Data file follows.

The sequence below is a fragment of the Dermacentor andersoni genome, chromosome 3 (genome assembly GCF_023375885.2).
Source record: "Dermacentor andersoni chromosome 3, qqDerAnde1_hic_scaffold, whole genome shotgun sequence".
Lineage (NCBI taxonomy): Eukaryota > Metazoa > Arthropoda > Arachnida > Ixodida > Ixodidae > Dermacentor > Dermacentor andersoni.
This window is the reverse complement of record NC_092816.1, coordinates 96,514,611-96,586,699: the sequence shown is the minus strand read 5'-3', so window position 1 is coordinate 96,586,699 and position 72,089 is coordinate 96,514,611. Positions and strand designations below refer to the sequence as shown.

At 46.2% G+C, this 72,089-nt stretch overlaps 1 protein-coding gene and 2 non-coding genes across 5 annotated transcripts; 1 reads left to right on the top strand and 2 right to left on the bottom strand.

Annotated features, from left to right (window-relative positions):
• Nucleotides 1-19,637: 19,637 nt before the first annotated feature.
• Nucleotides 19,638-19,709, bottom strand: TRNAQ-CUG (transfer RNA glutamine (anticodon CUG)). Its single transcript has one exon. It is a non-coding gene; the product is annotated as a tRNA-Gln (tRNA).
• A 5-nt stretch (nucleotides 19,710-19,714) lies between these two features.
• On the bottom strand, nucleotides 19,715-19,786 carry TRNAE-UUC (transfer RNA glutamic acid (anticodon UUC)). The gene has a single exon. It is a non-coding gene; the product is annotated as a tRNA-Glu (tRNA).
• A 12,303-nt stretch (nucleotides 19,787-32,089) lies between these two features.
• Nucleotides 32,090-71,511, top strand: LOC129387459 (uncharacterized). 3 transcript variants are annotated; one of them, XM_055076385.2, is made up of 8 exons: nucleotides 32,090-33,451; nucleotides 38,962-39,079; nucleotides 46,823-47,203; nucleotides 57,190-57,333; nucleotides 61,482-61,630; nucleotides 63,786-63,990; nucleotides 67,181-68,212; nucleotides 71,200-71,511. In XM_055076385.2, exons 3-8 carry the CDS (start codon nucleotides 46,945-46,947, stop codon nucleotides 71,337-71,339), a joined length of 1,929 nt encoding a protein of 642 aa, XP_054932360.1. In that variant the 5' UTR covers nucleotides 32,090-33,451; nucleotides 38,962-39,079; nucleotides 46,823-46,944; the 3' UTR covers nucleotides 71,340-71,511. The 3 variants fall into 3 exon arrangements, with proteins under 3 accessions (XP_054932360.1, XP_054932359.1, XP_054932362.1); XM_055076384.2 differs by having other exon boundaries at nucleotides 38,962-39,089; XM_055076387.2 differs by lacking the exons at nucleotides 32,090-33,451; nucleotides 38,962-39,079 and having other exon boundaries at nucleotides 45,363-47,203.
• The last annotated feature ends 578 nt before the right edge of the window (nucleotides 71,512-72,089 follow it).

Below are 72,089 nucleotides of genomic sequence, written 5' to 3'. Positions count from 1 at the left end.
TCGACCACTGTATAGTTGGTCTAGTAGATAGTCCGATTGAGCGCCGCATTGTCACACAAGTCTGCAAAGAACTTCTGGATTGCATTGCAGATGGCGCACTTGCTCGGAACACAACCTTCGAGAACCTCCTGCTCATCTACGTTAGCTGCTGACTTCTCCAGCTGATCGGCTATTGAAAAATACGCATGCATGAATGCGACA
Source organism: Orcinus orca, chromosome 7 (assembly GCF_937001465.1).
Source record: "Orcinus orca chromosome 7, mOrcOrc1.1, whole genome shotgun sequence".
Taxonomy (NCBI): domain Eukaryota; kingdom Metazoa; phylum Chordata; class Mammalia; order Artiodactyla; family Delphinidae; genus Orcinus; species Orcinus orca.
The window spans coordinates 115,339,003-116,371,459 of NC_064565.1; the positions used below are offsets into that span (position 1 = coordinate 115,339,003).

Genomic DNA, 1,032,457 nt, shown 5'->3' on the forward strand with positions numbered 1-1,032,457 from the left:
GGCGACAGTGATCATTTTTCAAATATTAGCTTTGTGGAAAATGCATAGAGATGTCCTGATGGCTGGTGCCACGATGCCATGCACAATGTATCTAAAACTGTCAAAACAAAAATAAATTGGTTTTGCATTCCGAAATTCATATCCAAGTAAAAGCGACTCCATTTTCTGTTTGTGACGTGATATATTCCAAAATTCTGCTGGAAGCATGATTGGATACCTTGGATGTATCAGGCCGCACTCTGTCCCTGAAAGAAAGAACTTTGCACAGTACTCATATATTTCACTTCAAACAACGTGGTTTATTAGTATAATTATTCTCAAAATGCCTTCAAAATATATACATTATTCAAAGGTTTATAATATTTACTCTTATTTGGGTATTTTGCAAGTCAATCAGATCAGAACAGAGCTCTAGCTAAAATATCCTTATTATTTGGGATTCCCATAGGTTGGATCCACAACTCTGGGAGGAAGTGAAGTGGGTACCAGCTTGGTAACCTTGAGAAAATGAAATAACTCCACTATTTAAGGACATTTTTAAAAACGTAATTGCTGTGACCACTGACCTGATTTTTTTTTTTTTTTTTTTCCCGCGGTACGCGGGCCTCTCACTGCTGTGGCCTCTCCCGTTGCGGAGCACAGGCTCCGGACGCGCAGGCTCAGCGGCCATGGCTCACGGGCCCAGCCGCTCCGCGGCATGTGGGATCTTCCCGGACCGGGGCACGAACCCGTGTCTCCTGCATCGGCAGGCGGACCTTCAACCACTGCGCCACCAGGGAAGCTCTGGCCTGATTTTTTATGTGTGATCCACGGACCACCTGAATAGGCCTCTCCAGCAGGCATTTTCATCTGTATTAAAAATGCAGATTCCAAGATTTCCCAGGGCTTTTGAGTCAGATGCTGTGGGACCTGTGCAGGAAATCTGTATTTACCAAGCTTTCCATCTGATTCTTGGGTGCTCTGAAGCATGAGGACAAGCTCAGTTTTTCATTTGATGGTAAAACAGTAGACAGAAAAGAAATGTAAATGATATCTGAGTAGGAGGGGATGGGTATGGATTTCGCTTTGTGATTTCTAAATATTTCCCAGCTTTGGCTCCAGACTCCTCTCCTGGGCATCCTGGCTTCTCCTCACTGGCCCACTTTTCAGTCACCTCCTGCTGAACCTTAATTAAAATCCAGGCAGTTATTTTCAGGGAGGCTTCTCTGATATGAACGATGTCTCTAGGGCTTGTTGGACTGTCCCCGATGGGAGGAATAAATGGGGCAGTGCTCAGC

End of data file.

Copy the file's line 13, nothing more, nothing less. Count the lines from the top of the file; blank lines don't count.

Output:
• The last annotated feature ends 578 nt before the right edge of the window (nucleotides 71,512-72,089 follow it).